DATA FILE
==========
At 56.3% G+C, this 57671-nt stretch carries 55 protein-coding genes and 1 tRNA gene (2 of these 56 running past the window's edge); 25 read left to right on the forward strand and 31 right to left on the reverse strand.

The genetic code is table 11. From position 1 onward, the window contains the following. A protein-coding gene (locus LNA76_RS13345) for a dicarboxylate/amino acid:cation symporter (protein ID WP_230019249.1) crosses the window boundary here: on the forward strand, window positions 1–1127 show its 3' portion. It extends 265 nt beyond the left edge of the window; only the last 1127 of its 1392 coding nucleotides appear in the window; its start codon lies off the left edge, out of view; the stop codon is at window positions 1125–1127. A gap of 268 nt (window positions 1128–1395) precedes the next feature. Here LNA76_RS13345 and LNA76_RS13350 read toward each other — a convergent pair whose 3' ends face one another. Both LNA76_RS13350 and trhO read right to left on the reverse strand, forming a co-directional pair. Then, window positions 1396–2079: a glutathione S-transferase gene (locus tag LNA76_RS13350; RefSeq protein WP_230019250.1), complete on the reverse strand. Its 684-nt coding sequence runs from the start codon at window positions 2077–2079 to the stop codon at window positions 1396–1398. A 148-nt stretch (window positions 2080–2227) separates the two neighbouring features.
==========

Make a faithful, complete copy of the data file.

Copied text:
At 56.3% G+C, this 57671-nt stretch carries 55 protein-coding genes and 1 tRNA gene (2 of these 56 running past the window's edge); 25 read left to right on the forward strand and 31 right to left on the reverse strand.

The genetic code is table 11. From position 1 onward, the window contains the following. A protein-coding gene (locus LNA76_RS13345) for a dicarboxylate/amino acid:cation symporter (protein ID WP_230019249.1) crosses the window boundary here: on the forward strand, window positions 1–1127 show its 3' portion. It extends 265 nt beyond the left edge of the window; only the last 1127 of its 1392 coding nucleotides appear in the window; its start codon lies off the left edge, out of view; the stop codon is at window positions 1125–1127. A gap of 268 nt (window positions 1128–1395) precedes the next feature. Here LNA76_RS13345 and LNA76_RS13350 read toward each other — a convergent pair whose 3' ends face one another. Both LNA76_RS13350 and trhO read right to left on the reverse strand, forming a co-directional pair. Then, window positions 1396–2079: a glutathione S-transferase gene (locus tag LNA76_RS13350; RefSeq protein WP_230019250.1), complete on the reverse strand. Its 684-nt coding sequence runs from the start codon at window positions 2077–2079 to the stop codon at window positions 1396–1398. A 148-nt stretch (window positions 2080–2227) separates the two neighbouring features.